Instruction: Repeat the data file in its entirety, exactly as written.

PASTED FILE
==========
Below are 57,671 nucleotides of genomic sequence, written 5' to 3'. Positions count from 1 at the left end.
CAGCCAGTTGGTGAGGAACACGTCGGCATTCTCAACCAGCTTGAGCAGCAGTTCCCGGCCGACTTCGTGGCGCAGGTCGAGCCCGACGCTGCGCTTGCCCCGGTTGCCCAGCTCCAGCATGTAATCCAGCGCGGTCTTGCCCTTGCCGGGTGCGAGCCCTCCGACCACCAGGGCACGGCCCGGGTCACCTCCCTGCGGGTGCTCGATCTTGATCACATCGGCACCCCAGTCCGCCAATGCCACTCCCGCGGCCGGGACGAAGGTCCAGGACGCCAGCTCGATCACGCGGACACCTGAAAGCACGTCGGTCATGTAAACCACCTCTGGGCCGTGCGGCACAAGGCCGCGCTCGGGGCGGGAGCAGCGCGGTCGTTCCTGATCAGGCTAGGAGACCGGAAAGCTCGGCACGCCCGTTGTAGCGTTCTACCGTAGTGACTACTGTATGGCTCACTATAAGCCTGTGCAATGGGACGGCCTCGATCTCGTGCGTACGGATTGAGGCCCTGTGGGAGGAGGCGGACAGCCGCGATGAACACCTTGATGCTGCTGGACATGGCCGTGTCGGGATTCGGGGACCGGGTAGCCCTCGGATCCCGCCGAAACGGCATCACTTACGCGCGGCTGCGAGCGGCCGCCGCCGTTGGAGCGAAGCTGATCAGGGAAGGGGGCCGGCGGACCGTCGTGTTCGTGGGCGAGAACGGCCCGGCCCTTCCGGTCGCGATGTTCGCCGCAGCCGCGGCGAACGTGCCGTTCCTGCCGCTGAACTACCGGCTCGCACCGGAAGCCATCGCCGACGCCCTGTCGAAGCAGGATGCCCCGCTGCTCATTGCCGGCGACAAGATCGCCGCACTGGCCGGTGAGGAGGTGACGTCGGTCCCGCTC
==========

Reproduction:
Below are 57,671 nucleotides of genomic sequence, written 5' to 3'. Positions count from 1 at the left end.
CAGCCAGTTGGTGAGGAACACGTCGGCATTCTCAACCAGCTTGAGCAGCAGTTCCCGGCCGACTTCGTGGCGCAGGTCGAGCCCGACGCTGCGCTTGCCCCGGTTGCCCAGCTCCAGCATGTAATCCAGCGCGGTCTTGCCCTTGCCGGGTGCGAGCCCTCCGACCACCAGGGCACGGCCCGGGTCACCTCCCTGCGGGTGCTCGATCTTGATCACATCGGCACCCCAGTCCGCCAATGCCACTCCCGCGGCCGGGACGAAGGTCCAGGACGCCAGCTCGATCACGCGGACACCTGAAAGCACGTCGGTCATGTAAACCACCTCTGGGCCGTGCGGCACAAGGCCGCGCTCGGGGCGGGAGCAGCGCGGTCGTTCCTGATCAGGCTAGGAGACCGGAAAGCTCGGCACGCCCGTTGTAGCGTTCTACCGTAGTGACTACTGTATGGCTCACTATAAGCCTGTGCAATGGGACGGCCTCGATCTCGTGCGTACGGATTGAGGCCCTGTGGGAGGAGGCGGACAGCCGCGATGAACACCTTGATGCTGCTGGACATGGCCGTGTCGGGATTCGGGGACCGGGTAGCCCTCGGATCCCGCCGAAACGGCATCACTTACGCGCGGCTGCGAGCGGCCGCCGCCGTTGGAGCGAAGCTGATCAGGGAAGGGGGCCGGCGGACCGTCGTGTTCGTGGGCGAGAACGGCCCGGCCCTTCCGGTCGCGATGTTCGCCGCAGCCGCGGCGAACGTGCCGTTCCTGCCGCTGAACTACCGGCTCGCACCGGAAGCCATCGCCGACGCCCTGTCGAAGCAGGATGCCCCGCTGCTCATTGCCGGCGACAAGATCGCCGCACTGGCCGGTGAGGAGGTGACGTCGGTCCCGCTC